Homeland debate may be on slow track in September

Even though congressional leaders held out hope last month that they could quickly push legislation to create a Homeland Security Department through the Senate in a matter of days, there are signs that action could be slow-going when Congress returns.

Senate Minority Leader Trent Lott, R-Miss., told reporters before the August recess that the Senate should have stayed in town if necessary to complete the bill.

Now, some GOP leadership aides warn that because the underlying legislation is complex-affecting tens of thousands of federal employees and numerous agencies-it could take considerable floor time, while at least one senior Democrat is working to slow passage.

When the Senate returns to session in early September, it will debate a motion to proceed to the homeland security bill. Appropriations Chairman Robert Byrd, D-W.Va., will control the debate time for opponents of the motion. Byrd has warned against rushing ahead without carefully considering the ramifications of creating a new department, and helped persuade Majority Leader Tom Daschle, D-S.D., not to try to tackle the bill before the break.

Governmental Affairs Chairman Joseph Lieberman, D-Conn., and ranking member Fred Thompson, R-Tenn., will control the debate time for proponents. If the motion to proceed passes, as is expected, the Senate will take up the bill Wednesday, Sept. 4.

A number of amendments to modify the department's jurisdiction could be offered, while heated fights over labor provisions that have drawn a presidential veto threat are anticipated.

"The homeland security bill should have passed the Senate before August," said a Lott spokesman.

"We hope the Senate Democratic leadership will help us pass a bipartisan homeland security bill immediately, and not let it get bogged down in legislative quicksand." He continued, "Sen. Lott believes the debate should not revolve around partisan turf fights, but will allow the president the flexibility to create a Homeland Security Department that will help Americans feel safe."

Stay up-to-date with federal news alerts and analysis — Sign up for GovExec's email newsletters.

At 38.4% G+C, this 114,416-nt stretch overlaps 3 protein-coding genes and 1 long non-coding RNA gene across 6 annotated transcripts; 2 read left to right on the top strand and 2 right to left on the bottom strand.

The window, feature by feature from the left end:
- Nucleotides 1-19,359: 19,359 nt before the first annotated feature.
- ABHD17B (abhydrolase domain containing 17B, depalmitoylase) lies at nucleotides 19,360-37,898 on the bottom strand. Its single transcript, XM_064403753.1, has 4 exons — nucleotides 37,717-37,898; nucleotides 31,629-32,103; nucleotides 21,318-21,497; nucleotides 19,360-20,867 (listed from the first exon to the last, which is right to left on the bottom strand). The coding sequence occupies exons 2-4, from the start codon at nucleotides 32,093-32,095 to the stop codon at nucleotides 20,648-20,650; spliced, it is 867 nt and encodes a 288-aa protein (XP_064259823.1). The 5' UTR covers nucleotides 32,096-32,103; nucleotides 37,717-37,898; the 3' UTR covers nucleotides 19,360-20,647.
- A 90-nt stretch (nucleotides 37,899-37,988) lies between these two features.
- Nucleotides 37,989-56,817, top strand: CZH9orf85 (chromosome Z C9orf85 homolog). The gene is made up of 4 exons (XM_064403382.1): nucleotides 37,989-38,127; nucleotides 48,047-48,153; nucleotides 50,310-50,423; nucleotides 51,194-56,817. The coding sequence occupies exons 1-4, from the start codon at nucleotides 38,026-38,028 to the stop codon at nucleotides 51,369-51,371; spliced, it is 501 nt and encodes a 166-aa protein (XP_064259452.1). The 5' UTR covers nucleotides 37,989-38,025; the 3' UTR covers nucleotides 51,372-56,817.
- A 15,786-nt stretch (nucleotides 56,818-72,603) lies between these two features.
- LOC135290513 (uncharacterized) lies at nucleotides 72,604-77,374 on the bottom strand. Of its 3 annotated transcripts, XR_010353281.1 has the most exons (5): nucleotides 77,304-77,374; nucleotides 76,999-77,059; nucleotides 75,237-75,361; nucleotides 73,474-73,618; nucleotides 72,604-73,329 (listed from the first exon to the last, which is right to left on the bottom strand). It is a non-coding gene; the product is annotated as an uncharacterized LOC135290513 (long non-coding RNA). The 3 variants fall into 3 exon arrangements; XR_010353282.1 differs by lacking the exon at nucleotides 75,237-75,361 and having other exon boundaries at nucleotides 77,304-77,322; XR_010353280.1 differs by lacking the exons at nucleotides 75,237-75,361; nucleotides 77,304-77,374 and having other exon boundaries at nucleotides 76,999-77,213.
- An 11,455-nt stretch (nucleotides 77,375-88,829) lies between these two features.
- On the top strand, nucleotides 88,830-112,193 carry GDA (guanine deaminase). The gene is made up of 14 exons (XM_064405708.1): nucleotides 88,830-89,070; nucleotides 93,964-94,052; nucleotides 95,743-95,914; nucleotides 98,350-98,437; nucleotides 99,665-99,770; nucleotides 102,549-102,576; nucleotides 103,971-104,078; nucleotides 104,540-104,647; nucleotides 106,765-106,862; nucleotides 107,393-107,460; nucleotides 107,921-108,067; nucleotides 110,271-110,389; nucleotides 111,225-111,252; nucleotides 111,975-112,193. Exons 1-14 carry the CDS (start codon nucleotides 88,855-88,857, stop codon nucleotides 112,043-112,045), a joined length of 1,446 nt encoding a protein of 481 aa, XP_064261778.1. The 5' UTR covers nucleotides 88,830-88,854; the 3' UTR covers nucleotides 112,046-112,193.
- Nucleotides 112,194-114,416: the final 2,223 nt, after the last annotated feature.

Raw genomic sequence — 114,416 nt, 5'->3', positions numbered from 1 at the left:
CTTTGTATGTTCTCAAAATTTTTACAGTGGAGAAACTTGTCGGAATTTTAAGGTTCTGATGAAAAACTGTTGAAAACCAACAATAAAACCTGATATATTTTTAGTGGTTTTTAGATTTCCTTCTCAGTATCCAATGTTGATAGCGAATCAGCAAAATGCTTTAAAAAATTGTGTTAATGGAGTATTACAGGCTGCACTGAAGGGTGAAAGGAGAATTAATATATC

Close [ x ] More from GovExec

Thank you for subscribing to newsletters from GovExec.com.
We think these reports might interest you:

  • Going Agile:Revolutionizing Federal Digital Services Delivery

    Here’s one indication that times have changed: Harriet Tubman is going to be the next face of the twenty dollar bill. Another sign of change? The way in which the federal government arrived at that decision.

  • Cyber Risk Report: Cybercrime Trends from 2016

    In our first half 2016 cyber trends report, SurfWatch Labs threat intelligence analysts noted one key theme – the interconnected nature of cybercrime – and the second half of the year saw organizations continuing to struggle with that reality. The number of potential cyber threats, the pool of already compromised information, and the ease of finding increasingly sophisticated cybercriminal tools continued to snowball throughout the year.

  • Featured Content from RSA Conference: Dissed by NIST

    Learn more about the latest draft of the U.S. National Institute of Standards and Technology guidance document on authentication and lifecycle management.

  • GBC Issue Brief: The Future of 9-1-1

    A Look Into the Next Generation of Emergency Services

  • GBC Survey Report: Securing the Perimeters

    A candid survey on cybersecurity in state and local governments

  • The New IP: Moving Government Agencies Toward the Network of The Future

    Federal IT managers are looking to modernize legacy network infrastructures that are taxed by growing demands from mobile devices, video, vast amounts of data, and more. This issue brief discusses the federal government network landscape, as well as market, financial force drivers for network modernization.

  • eBook: State & Local Cybersecurity

    CenturyLink is committed to helping state and local governments meet their cybersecurity challenges. Towards that end, CenturyLink commissioned a study from the Government Business Council that looked at the perceptions, attitudes and experiences of state and local leaders around the cybersecurity issue. The results were surprising in a number of ways. Learn more about their findings and the ways in which state and local governments can combat cybersecurity threats with this eBook.


When you download a report, your information may be shared with the underwriters of that document.